I have just finished reading Moodle 1.9 Teaching Techniques by Susan Smith Nash with William Rice and published by Packt as one of their Moodle book series. I confess to having a sentimental attachment to this book as its original version was both the first book on Moodle I ever read (and I never thought I would end up writing one myself!) and the first book I reviewed in my first blog post on this blog. The book has been updated for Moodle 1.9 – you might wish to read my original review first. I had initially planned to deal with it as a brand new book and review it as such – but certain aspects prevented that, as I will outline later on.
Susan Smith Nash is an expert in online course development -indeed, she is the e-learning queen - and what I liked about her update was the way she blended her ideas and suggestions both theoretical and practical with William Rice’s original “solutions”. This is not a book for beginners in Moodle, although it does give some step by step instructions. What it does that makes it different from many software books is that it gives a pedagogical background to what is done in Moodle: you aren’t just making forums or choices because they are there – you get explanations as to why and how they will help your students develop their skills or knowledge and examples of Best Practice.
Moodle 1.9 Teaching Techniques follows a very methodical structure, starting the reader off with the fairly simple forum and leaving him empowered at the end having gained an understanding of the Lesson module and Workshop module, two of the most (I think) challenging modules to set up. On the way we investigate chat, quizzes, choice, wikis and glossaries , learning ways to use them where are students are “in charge” and we are the facilitators. (One slight point of issue by the way – I am not sure you can use the “single simple discussion” forum type with separate groups in the way suggested here as a method of students and teachers having their own private communication area; I don’t think this works?) Likewise, there seems to be an assumption that the reader has an admin role rather than a regular teacher role – the reader is shown how to override student permissions for example to prevent them starting new forum threads but this is not normally available to a teacher unless admin allows it – a possible source of confusion?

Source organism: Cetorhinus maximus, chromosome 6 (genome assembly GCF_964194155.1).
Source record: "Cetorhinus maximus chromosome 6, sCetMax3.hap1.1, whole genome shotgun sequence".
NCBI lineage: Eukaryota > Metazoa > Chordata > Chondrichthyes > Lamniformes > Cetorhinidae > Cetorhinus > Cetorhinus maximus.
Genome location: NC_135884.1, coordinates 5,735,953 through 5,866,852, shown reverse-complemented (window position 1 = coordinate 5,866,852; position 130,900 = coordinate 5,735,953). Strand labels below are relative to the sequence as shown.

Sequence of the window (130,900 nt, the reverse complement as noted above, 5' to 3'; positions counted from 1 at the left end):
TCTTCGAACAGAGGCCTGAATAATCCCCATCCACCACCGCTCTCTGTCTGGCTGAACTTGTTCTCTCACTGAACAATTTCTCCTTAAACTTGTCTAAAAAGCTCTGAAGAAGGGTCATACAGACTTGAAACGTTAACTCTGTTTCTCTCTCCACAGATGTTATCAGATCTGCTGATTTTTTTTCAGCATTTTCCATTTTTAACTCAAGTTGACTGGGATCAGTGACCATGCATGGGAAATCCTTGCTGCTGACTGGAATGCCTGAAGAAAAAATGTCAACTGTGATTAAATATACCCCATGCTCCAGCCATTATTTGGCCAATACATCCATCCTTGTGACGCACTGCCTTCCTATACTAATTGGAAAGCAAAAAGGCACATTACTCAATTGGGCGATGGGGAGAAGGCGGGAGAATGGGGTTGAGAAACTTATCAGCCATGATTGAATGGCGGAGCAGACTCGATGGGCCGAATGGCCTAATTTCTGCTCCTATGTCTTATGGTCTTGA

Susan Smith Nash has added an extra chapter to the original, building on William’s solutions for the workshop module where she offers ideas for using it as a portfolio/gallery where students can showcase work, collaborate and comment on each others’ items all within a positive and encouraging environment. Susan has also elaborated more on the detailed instructions for setting up Lessons and workshops, which I think readers will appreciate as they are so complex. Indeed, the workshop in 1.9 is actually not recommended for use – although I use it! – as it has been totally revamped and simplifed ready for Moodle 2.0. Many people will still be using Moodle 1.9 for a long time yet and so this will be helpful to them.
Different versions of Moodle (and indeed books) is something I will come back to now. I mentioned at the start I had planned to deal with this book entirely separately from its original version, published in 2007 but am unable to. Much of this book is the same as my first copy back then -which is fine as the activities and pedagogy still apply – but I was puzzled a few times by the screenshots which didn’t tie in with my own Moodle – until I realised that the gradebook used in this book is actually a Moodle 1.8 gradebook and not the current one. This is disappointing, as using the gradebook is such a vital part of Moodle and it has undergone a number of enhancements during Moodle 1.9 which simply aren’t reflected in the screenshots of this book. Readers not used to the gradebook might be confused by this.
Overall then – and with the above mentioned caveats – this is a” teaching solutions” book, a book to spark off inspiration, rather than a how to Moodle book – and if you are competent with Moodle and lacking in ideas – perhaps this is a book for you!